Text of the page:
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Heck and Sonogashira couplings in aqueous media – application to unprotected nucleosides and nucleotides
Sustainable Chemical Processes volume 3, Article number: 3 (2015)
Amongst all synthetic nucleosides having high potential biological activities, C5-modified pyrimidines and C7-deaza or C8-modified purines have been particularly studied. These main chemical modifications have been developed using palladium cross-coupling reactions. This review focus on both Heck and Sonogashira cross-coupling of nucleosides using different aspects of the twelve principles of green chemistry: use of aqueous medium and no protection/deprotection steps.
Nucleoside analogues having modifications of the glycone moiety [1-3] (eg AZT ) and/or the nucleobase [5-7] (eg BVDU [8,9]) are of great biological importance due to their high effectiveness as antiviral and antitumor agents. Among all the potent modifications, introduction of aryl, polyaryl, heteroaryl, heteropolyaryl, alkenyl and alkynyl groups on either the pyrimidine or the purine moiety via C-C cross-coupling was described for the study of biological environments such as DNA and RNA structural probes, protein–DNA complexes, DNA damage, mutation and cancers [10,11]. The most efficient C-C cross-coupling strategies are the palladium-catalyzed reactions such as (i) Suzuki–Miyaura, Stille, Negishi and Hiyama reactions for the formation of aromatic C sp2 – C sp2; (ii) Heck reaction for the formation of vinyl derivatives and (iii) Sonogashira reaction for the formation of acetylenyl derivatives. These cross-coupling reactions were realized most often in organic solvents with protected nucleoside analogues. In order to use safer solvents and auxiliaries, to limit the risks and hazards, different groups have reported recently those cross-couplings in greener solvents such as water without the need for protection and deprotection steps. Since recent developments and a complete review on Suzuki-Miyaura reaction applied to unprotected nucleosides were reported by our group [7,12-15], this paper will focused on the Heck reactions and Sonogashira reactions applied to unprotected nucleosides and nucleotides in aqueous media or water as sole solvent. For the sake of clarity, this review has been arranged to describe the Heck reaction and then the Sonogashira reaction. For each part, the different methodologies by varying the palladium source and nature with respect to Pd(0) and Pd(II), the nature of the base will be discussed.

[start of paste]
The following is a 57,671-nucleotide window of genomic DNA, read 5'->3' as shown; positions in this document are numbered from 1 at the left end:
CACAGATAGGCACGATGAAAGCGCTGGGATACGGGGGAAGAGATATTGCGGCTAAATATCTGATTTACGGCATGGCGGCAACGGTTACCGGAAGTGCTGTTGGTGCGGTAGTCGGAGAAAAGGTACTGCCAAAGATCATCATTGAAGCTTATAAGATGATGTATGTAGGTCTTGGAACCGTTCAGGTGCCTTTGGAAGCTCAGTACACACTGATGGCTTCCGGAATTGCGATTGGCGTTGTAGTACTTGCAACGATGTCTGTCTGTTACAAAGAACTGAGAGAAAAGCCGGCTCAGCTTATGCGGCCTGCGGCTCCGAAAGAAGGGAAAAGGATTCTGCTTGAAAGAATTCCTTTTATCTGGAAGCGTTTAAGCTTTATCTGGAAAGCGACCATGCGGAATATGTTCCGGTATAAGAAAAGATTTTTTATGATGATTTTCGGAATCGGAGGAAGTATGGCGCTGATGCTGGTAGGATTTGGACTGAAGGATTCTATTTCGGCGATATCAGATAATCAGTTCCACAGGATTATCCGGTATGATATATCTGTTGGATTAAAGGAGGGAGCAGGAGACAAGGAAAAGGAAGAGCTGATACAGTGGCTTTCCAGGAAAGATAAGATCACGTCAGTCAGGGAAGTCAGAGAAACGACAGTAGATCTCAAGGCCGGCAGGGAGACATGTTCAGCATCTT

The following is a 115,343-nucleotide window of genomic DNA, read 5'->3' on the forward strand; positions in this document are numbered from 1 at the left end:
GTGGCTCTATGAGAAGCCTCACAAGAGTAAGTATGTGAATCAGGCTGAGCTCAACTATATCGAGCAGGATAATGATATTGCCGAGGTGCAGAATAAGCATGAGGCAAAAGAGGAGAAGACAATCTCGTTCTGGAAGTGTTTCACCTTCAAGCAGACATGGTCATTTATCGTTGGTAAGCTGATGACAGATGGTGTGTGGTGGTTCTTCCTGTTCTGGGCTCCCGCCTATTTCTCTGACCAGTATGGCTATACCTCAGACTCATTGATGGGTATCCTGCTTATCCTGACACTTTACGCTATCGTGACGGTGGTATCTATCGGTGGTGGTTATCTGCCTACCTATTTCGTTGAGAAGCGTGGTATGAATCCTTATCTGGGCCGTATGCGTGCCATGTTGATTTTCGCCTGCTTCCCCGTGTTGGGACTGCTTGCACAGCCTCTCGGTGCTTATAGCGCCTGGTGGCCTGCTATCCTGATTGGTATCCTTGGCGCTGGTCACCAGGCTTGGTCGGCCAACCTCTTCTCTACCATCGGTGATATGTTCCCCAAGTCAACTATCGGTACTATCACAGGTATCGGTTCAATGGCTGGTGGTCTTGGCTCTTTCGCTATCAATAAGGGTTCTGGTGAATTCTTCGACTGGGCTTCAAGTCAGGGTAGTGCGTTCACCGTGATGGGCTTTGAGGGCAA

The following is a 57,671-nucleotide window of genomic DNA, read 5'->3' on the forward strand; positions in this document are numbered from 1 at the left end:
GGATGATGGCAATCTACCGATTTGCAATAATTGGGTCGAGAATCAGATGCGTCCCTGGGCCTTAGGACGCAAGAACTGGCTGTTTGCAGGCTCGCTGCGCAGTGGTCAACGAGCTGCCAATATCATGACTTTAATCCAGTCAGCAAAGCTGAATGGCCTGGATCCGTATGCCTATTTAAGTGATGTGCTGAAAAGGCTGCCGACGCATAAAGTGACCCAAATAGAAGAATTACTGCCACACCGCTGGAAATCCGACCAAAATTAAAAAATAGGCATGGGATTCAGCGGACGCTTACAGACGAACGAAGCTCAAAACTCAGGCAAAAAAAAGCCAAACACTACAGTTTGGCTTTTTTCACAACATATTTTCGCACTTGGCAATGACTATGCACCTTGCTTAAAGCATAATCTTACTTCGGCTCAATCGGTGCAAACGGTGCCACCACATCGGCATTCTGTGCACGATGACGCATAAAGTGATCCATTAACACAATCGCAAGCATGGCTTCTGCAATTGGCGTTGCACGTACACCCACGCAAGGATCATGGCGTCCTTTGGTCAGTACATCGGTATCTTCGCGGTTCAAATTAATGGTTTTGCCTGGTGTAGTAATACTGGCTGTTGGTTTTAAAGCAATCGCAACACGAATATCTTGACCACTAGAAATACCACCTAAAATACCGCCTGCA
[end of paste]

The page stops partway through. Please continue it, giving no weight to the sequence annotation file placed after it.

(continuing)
Heck cross-coupling reaction in aqueous solution was developed using only Pd(II) as a pre-catalyst in water and in CH3CN/H2O.
The first Heck cross-coupling reaction starting from deprotected nucleoside was reported in 1998 by Barbas et al. . Starting from 5-iodo-2’-deoxyuridine (1) and allyl amide 2 in presence of Na2PdCl4 (80 mol%) as palladium source in sodium acetate buffer (0.1 M, pH = 5.2) as solvent at room temperature for 18 hours, (E)-[3-(trifluoroacetamido)propenyl]-2’-deoxyuridine (3) was isolated in 44% yield (Scheme 1). Compound 3 is a precursor of functionalized dUTP derivatives that are substrates for thermostable DNA polymerases. Nucleoside analogue 3 was obtained a few years later in the same range of yields by Williams et al. using the same experimental conditions .
Pd(II)-catalyzed Heck cross-coupling in CH3CN/H2O
More than a decade later, Shaughnessy et al. reported the first aqueous-phase Heck coupling of 5-iodo-2’-deoxyuridine (1) under phosphine-free conditions . After a classical optimization between iodo derivative 1 and butyl acrylate (4), best results were obtained using Pd(OAc)2 (5 mol%) alone or in combination with water soluble TPPTS (10 mol%) in presence of Et3N (2 eq) as base in CH3CN/H2O (2:1) as solvent at 80°C. Authors extended their optimized conditions to the coupling of cyclohexenone (5) and styrene (6) (Table 1).
Coupling of nucleoside analogue 1 with butyl acrylate (4) in the absence of ligand gave the target product 7 in 64% yield, while a higher yield (74%) was achieved when TPPTS (10 mol%) was used (Table 1, entries 1 and 2). Cyclohexenone (5) and styrene (6) were coupled with iodo derivative 1, under ligand free conditions, to afford 8 and 9 in 72% and 82% yields, respectively (Table 1, entries 3 and 5). These yields were similar to those achieved when TPPTS (10 mol%) was used (Table 1, entries 4 and 6). Aromatic styrene (6) gave higher yields than those obtained with alkenes 4 and 5. Based on these results, Heck couplings of 5-bromo-2’-deoxyuridine as pyrimidine analogue, 8-bromo-2’-deoxyguanosine and 8-bromo-2’-deoxyadenosine as purine analogues were explored but without success.